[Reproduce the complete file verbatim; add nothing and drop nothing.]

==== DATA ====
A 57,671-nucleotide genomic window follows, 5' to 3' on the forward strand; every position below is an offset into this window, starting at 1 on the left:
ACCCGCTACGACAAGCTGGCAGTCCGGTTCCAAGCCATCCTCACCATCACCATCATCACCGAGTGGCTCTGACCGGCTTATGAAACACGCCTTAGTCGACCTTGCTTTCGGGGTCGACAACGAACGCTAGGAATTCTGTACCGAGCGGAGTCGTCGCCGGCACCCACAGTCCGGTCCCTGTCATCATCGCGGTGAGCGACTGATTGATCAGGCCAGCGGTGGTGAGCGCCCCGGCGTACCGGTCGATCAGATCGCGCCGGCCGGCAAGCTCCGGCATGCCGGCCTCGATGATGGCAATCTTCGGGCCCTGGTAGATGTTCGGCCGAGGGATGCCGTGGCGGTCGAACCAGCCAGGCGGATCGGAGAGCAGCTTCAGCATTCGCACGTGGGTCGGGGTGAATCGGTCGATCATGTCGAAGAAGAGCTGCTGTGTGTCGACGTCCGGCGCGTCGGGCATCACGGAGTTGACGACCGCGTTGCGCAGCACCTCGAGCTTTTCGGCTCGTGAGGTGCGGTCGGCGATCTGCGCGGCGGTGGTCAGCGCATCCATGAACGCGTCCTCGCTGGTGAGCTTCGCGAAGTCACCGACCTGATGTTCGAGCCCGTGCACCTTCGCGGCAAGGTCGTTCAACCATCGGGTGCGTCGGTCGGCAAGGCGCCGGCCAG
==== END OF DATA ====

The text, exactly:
A 57,671-nucleotide genomic window follows, 5' to 3' on the forward strand; every position below is an offset into this window, starting at 1 on the left:
ACCCGCTACGACAAGCTGGCAGTCCGGTTCCAAGCCATCCTCACCATCACCATCATCACCGAGTGGCTCTGACCGGCTTATGAAACACGCCTTAGTCGACCTTGCTTTCGGGGTCGACAACGAACGCTAGGAATTCTGTACCGAGCGGAGTCGTCGCCGGCACCCACAGTCCGGTCCCTGTCATCATCGCGGTGAGCGACTGATTGATCAGGCCAGCGGTGGTGAGCGCCCCGGCGTACCGGTCGATCAGATCGCGCCGGCCGGCAAGCTCCGGCATGCCGGCCTCGATGATGGCAATCTTCGGGCCCTGGTAGATGTTCGGCCGAGGGATGCCGTGGCGGTCGAACCAGCCAGGCGGATCGGAGAGCAGCTTCAGCATTCGCACGTGGGTCGGGGTGAATCGGTCGATCATGTCGAAGAAGAGCTGCTGTGTGTCGACGTCCGGCGCGTCGGGCATCACGGAGTTGACGACCGCGTTGCGCAGCACCTCGAGCTTTTCGGCTCGTGAGGTGCGGTCGGCGATCTGCGCGGCGGTGGTCAGCGCATCCATGAACGCGTCCTCGCTGGTGAGCTTCGCGAAGTCACCGACCTGATGTTCGAGCCCGTGCACCTTCGCGGCAAGGTCGTTCAACCATCGGGTGCGTCGGTCGGCAAGGCGCCGGCCAG